There’s also denatured-alcohol available in hardware stores, but these are weaker and does not strip as well as the medical grade, which is 95-99% pure.
  • 99% Isopropyl Alcohol. Used mainly in laboratories and hospitals for general disinfection, this alcohol is rather strong and can strip off most paint types, and also safe for soak-stripping.
  • Acrylic Thinners - These type of thinners are alcohol-based (combined with other ketones) and can be used to thin and strip paint. Even though it’s alcohol-based, the other chemicals in certain acrylic thinners react to and can damage ABS plastics, making them brittle over time, so it’s not advisable to soak plastic parts for when stripping paint.
    You can make your own acrylic thinner using alcohol and 3 other chemicals.
  • Lacquer Thinners - Lacquer thinners are usually made with ketones, like acetone, toluene and methanol (alcohol) and have close analog or compatibility with acrylic thinners which are also mostly made with alcohol.
  • Enamel Thinners - Made with oil and mineral spirits, like turpentine (used on oil-canvas paintings). Enamel thinners are generally safe for most plastics, though like acrylic thinners, is not recommended for soak stripping.
  • Paint Thinners - Hardware store paint thinners are used to thin industrial-type enamel paint (the ones used for painting houses and buildings). I have seen some people claiming to use these regular paint thinners to thin hobby-grade paints, but, it’s best you test it out yourself (will update if I ever do test this myself).
  • Bleach. Bleach can be used for general cleaning (removing yellow stains on plastic) and stripping off chrome/gold plating, but not for thinning.
  • Dot4 Brake Fluid. The strongest of all solvents on this list, brake fluid is not used for thinning, but it can strip off all types of paint from plastics completely, even chrome or gold plating. It can be washed with water, but, the main drawback is it’s highly toxic. Using gloves is recommended, and utmost care must be employed in handling and disposing it. As an advantage, Brake Fluid is reusable, and can be filtered through regular coffee filters. There are some brands of Dot3 brake fluid that can also strip off paint, and it’s not the same across the board.
  • Acetone. Acetone can be used to strip off superglue remnants, but, is very harmful to plastics, especially polystyrene. Avoid at all costs.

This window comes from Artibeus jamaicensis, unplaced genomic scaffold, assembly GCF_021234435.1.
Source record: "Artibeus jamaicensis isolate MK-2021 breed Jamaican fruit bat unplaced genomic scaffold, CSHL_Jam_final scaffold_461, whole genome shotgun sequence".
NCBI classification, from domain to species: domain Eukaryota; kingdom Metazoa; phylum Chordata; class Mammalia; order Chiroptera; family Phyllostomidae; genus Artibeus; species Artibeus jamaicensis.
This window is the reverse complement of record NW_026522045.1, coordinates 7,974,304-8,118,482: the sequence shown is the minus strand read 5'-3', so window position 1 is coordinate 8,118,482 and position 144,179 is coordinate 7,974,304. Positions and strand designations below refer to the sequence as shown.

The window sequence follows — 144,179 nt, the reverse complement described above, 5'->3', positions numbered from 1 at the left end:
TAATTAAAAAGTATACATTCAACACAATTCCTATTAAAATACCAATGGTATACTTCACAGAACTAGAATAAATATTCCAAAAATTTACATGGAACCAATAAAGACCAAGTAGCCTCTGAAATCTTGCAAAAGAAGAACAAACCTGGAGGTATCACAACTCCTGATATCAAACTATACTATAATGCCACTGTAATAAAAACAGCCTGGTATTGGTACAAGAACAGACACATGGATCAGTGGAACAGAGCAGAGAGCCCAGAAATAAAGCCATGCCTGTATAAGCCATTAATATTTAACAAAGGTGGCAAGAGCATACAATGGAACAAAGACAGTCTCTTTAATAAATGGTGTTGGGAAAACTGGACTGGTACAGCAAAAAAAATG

• Hobby-Grade Paint Strippers. There have been at least a couple of hobby-grade paint thinners which supposedly can strip paint clean off parts without damaging the plastic. Though their formulation are being kept secret, these strippers are most probably made with denatured alcohol (or a form of high-percentage alcohol) and plastic safe-ketones.

Paint Coats and Layering

You can combine (as opposed to mix) paint types as you work with them in layers. Here’s a quick layering guide, courtesy of OtakuRevolution.

Simply put, whereas there are lacquer topcoats that can be safely used over acrylics and enamels so as long as they are spray paints or applied with an AB, there are certain lacquer topcoats with strong solvents that can eat through or affect acrylics and enamels especially when handbrushed. It’s best to test the paints and thinners you have on scraps.

There's no such thing as acrylic-based (or acrylic base) paint. Acrylic is not a base, acrylics are pigments (polymer pigments to be exact), and the base (or vehicle) of acrylic paints is either alcohol or water. I know this, not because I have decades of experience in Gunpla, but, I did research, aside from having basic knowledge in chemistry and art in highschool and college.

Just because there are people selling paints used the term, it doesn't mean they are right. It is also highly possible that when someone said <acrylic base>, they actually meant that the first paint layer is acrylic paint.